Policy analyst supports worker complaint against SEIU
Trey Kovacs insists he isn’t surprised that at least some public sector unions are still resorting to what he calls the same strong-arm tactics they relied on before a landmark 2018 Supreme Court ruling supposedly outlawed them.
“Government unions have a long history of making it very difficult for employees to resign their union membership,” Kovacs, a policy analyst for the Washington, D.C.-based public policy organization Competitive Enterprise Institute, told North Cook News in response to a recent suit filed by a mechanic in Illinois alleging violations of existing law.
“As such, it is unsurprising that this union is trying to circumvent the recent Janus decision and deprive employees from exercising their First Amendment rights,” he added.
The latest twist stems from a suit filed in December by Erich Mandel, a Palatine-based Community Consolidated School District 15 employee, against Service Employees International Union Local 73 (SEIU) on the grounds it prohibited him from opting out of the union and continued to require him to pay dues.
Mandel said his efforts to leave the union were rebuffed for months, despite the U.S. Supreme Court having stipulated with its ruling in Janus v. AFSCME that he has the right to make such a decision without fear of repercussions.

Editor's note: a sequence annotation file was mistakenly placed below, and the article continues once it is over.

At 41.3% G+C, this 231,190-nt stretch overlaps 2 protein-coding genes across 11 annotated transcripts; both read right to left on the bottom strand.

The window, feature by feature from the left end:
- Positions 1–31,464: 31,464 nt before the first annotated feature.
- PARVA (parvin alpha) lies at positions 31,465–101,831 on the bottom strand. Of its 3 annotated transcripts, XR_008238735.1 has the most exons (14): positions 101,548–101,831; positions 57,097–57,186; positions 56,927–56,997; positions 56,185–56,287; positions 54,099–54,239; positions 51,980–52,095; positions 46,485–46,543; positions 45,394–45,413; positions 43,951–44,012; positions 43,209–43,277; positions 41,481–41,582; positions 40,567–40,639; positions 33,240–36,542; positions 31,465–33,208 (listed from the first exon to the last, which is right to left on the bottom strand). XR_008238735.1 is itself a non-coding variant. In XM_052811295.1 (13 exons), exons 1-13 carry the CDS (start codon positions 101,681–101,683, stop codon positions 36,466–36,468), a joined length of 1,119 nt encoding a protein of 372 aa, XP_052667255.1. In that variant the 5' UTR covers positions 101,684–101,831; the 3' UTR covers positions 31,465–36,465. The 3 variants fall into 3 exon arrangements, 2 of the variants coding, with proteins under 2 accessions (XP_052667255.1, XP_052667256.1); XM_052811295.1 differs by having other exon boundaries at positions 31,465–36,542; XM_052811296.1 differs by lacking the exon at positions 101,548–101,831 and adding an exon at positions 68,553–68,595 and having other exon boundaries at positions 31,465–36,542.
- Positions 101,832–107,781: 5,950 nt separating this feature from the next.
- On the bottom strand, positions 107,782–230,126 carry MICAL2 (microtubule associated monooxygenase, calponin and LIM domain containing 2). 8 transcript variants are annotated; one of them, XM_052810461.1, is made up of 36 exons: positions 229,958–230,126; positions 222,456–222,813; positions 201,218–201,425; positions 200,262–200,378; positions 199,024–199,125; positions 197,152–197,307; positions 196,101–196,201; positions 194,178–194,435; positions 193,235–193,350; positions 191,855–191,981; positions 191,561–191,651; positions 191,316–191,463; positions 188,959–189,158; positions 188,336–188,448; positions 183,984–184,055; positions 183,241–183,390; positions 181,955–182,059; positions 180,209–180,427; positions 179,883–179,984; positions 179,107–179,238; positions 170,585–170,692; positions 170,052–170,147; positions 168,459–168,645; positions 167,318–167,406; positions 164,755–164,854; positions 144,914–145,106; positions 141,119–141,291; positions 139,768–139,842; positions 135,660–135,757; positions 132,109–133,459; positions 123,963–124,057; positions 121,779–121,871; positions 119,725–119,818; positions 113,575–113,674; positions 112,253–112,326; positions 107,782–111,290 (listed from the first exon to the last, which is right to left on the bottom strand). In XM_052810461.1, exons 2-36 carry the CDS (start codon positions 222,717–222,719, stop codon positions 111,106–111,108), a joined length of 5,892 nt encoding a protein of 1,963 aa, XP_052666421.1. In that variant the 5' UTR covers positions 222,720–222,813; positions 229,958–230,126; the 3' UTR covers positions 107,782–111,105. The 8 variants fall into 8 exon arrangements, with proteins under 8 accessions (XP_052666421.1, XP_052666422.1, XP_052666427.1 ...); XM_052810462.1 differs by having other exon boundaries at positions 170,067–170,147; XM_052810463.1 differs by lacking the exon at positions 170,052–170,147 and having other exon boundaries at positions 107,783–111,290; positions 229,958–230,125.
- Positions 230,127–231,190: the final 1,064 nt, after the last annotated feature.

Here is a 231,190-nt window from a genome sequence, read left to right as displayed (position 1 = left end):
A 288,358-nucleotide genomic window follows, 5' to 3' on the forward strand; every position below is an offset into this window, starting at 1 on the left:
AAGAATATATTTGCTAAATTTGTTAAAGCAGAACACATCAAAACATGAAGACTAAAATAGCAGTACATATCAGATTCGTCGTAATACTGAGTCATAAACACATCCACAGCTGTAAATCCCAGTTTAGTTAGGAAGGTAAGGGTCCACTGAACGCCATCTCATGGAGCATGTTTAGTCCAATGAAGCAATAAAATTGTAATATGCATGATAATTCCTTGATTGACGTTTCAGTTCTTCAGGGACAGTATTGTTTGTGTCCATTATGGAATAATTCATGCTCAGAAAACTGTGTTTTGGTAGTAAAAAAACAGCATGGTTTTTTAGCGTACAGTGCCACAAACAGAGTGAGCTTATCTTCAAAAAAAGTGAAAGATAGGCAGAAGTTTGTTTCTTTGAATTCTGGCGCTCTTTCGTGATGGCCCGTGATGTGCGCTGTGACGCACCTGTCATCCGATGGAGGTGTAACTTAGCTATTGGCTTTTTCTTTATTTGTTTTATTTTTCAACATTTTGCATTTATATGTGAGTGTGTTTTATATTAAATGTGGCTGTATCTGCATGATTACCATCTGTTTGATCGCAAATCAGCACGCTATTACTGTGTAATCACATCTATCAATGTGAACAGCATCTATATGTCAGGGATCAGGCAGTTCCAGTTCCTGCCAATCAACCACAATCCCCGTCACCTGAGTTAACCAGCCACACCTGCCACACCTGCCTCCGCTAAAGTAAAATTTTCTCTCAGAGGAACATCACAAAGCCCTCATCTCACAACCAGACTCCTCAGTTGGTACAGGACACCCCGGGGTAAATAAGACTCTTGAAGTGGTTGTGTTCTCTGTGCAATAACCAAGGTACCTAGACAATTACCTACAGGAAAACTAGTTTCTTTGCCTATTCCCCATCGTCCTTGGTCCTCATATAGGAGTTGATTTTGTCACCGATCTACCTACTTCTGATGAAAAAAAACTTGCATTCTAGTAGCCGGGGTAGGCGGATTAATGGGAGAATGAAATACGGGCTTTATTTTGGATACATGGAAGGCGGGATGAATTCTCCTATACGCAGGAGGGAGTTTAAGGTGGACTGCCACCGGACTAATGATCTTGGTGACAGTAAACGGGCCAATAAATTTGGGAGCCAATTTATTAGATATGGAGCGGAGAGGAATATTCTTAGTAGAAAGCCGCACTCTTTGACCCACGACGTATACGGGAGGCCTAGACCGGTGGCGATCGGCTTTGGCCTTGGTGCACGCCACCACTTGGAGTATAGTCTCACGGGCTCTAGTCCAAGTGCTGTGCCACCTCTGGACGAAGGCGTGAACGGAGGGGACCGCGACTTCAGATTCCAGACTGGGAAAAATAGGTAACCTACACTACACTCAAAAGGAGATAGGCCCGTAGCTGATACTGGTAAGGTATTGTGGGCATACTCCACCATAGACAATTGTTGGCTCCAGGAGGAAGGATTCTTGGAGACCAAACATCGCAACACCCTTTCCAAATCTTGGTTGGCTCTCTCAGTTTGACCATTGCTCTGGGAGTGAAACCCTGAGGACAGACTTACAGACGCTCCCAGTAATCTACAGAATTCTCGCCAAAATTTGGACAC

The Chicago Tribune reports in a letter sent to him in September, Mandel outlined in his legal filing that he was told there was no way he could cancel his membership before a July authorization period, a contention his attorneys contend should be considered null and void given the Janus Supreme Court decision.
Kovacs said that position strikes him as totally reasonable.
“Union members in states that, prior to the Supreme Court’s Janus decision, required nonmembers to pay agency fees should now have the right to immediately stop paying dues to the union,” he said. “This is because these employees were faced with a now unconstitutional choice—join the union and pay full membership dues or pay agency fees. In essence, employees could not have waived rights that they did not know they had. This makes signed dues authorization forms dated before the Janus decision invalid.”
Mandel’s suit claims violations of his First Amendment rights to free speech and seeks damages for past dues paid, along with an order prohibiting SEIU from making further deductions.
“In this case, unions are in the wrong,” Kovacs added. “Instead of trying to illegally compel workers to pay dues, government unions should start promoting the benefits of union membership to workers they represent in hopes that they retain these members.”